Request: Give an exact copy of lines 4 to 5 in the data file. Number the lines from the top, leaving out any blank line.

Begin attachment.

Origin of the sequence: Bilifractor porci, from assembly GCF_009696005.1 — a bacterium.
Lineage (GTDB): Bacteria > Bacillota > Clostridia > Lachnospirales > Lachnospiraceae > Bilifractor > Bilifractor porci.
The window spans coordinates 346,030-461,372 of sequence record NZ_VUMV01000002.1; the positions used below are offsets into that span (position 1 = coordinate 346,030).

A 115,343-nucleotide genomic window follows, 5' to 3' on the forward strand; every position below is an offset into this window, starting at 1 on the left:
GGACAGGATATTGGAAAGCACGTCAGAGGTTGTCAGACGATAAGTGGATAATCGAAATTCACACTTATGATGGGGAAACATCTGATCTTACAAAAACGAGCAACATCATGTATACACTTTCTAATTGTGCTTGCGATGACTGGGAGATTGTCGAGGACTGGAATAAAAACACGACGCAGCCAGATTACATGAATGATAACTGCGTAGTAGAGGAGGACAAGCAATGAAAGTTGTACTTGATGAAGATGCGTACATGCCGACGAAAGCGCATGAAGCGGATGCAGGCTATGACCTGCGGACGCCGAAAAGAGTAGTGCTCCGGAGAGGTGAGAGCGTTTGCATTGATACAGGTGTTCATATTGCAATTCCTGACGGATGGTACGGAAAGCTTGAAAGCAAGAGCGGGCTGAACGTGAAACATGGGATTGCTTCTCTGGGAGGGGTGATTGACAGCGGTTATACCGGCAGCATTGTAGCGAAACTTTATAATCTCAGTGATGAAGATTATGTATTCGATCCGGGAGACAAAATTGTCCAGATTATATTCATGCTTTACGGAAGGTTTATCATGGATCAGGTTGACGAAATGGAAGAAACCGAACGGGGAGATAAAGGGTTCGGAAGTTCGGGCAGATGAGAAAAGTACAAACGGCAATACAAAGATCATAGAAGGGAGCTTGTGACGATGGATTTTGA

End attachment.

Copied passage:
A 115,343-nucleotide genomic window follows, 5' to 3' on the forward strand; every position below is an offset into this window, starting at 1 on the left:
GGACAGGATATTGGAAAGCACGTCAGAGGTTGTCAGACGATAAGTGGATAATCGAAATTCACACTTATGATGGGGAAACATCTGATCTTACAAAAACGAGCAACATCATGTATACACTTTCTAATTGTGCTTGCGATGACTGGGAGATTGTCGAGGACTGGAATAAAAACACGACGCAGCCAGATTACATGAATGATAACTGCGTAGTAGAGGAGGACAAGCAATGAAAGTTGTACTTGATGAAGATGCGTACATGCCGACGAAAGCGCATGAAGCGGATGCAGGCTATGACCTGCGGACGCCGAAAAGAGTAGTGCTCCGGAGAGGTGAGAGCGTTTGCATTGATACAGGTGTTCATATTGCAATTCCTGACGGATGGTACGGAAAGCTTGAAAGCAAGAGCGGGCTGAACGTGAAACATGGGATTGCTTCTCTGGGAGGGGTGATTGACAGCGGTTATACCGGCAGCATTGTAGCGAAACTTTATAATCTCAGTGATGAAGATTATGTATTCGATCCGGGAGACAAAATTGTCCAGATTATATTCATGCTTTACGGAAGGTTTATCATGGATCAGGTTGACGAAATGGAAGAAACCGAACGGGGAGATAAAGGGTTCGGAAGTTCGGGCAGATGAGAAAAGTACAAACGGCAATACAAAGATCATAGAAGGGAGCTTGTGACGATGGATTTTGA